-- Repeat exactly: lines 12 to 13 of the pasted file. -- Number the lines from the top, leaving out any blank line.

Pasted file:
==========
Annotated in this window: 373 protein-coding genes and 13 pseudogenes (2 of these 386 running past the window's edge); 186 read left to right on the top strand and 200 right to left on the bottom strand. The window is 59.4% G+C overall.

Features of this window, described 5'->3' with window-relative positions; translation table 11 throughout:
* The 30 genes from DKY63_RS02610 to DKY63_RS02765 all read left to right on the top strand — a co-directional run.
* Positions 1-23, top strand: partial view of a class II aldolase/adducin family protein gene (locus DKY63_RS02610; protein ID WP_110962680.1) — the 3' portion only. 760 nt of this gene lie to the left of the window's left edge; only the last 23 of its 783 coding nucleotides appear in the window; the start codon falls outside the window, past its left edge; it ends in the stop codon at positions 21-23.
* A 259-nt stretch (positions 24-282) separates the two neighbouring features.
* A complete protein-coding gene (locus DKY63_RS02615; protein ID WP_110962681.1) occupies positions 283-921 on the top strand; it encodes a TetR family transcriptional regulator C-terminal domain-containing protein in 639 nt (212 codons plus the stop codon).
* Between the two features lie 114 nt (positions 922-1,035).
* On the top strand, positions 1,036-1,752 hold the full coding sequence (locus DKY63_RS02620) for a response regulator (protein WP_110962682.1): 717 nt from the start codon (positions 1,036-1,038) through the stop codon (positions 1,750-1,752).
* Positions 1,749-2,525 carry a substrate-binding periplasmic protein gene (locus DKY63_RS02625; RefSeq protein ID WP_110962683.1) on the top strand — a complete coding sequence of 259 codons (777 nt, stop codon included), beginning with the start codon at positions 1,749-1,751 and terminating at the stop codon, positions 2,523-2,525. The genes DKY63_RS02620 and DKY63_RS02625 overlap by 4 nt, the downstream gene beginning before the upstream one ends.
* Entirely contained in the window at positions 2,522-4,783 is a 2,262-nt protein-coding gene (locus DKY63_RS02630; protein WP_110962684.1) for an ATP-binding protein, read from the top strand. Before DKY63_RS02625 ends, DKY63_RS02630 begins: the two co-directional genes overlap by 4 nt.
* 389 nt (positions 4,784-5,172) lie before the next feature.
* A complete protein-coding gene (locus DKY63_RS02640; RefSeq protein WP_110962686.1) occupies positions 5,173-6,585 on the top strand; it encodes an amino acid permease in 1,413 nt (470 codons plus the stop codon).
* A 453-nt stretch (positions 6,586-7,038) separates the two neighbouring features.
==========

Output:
* A complete protein-coding gene (locus DKY63_RS02640; RefSeq protein WP_110962686.1) occupies positions 5,173-6,585 on the top strand; it encodes an amino acid permease in 1,413 nt (470 codons plus the stop codon).
* A 453-nt stretch (positions 6,586-7,038) separates the two neighbouring features.